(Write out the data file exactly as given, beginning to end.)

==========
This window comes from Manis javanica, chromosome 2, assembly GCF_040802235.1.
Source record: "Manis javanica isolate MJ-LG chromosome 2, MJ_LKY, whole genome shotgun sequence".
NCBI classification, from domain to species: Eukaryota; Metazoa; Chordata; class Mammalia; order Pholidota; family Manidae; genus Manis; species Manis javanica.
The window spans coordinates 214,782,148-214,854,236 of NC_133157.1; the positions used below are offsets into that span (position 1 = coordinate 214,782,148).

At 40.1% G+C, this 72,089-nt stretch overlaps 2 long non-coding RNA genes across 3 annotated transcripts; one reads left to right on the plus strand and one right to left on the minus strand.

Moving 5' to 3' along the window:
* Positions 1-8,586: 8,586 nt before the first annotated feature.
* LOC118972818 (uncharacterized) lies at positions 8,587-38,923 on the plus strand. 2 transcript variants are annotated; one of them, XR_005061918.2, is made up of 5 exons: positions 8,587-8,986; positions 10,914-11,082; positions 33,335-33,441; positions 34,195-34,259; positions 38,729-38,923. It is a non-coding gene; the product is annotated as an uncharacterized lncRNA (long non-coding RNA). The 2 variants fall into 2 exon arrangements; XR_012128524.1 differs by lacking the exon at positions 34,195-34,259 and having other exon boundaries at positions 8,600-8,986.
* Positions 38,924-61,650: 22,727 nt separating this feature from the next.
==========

This window comes from Manis javanica, chromosome 2, assembly GCF_040802235.1.
Source record: "Manis javanica isolate MJ-LG chromosome 2, MJ_LKY, whole genome shotgun sequence".
NCBI classification, from domain to species: Eukaryota; Metazoa; Chordata; class Mammalia; order Pholidota; family Manidae; genus Manis; species Manis javanica.
The window spans coordinates 214,782,148-214,854,236 of NC_133157.1; the positions used below are offsets into that span (position 1 = coordinate 214,782,148).

At 40.1% G+C, this 72,089-nt stretch overlaps 2 long non-coding RNA genes across 3 annotated transcripts; one reads left to right on the plus strand and one right to left on the minus strand.

Moving 5' to 3' along the window:
* Positions 1-8,586: 8,586 nt before the first annotated feature.
* LOC118972818 (uncharacterized) lies at positions 8,587-38,923 on the plus strand. 2 transcript variants are annotated; one of them, XR_005061918.2, is made up of 5 exons: positions 8,587-8,986; positions 10,914-11,082; positions 33,335-33,441; positions 34,195-34,259; positions 38,729-38,923. It is a non-coding gene; the product is annotated as an uncharacterized lncRNA (long non-coding RNA). The 2 variants fall into 2 exon arrangements; XR_012128524.1 differs by lacking the exon at positions 34,195-34,259 and having other exon boundaries at positions 8,600-8,986.
* Positions 38,924-61,650: 22,727 nt separating this feature from the next.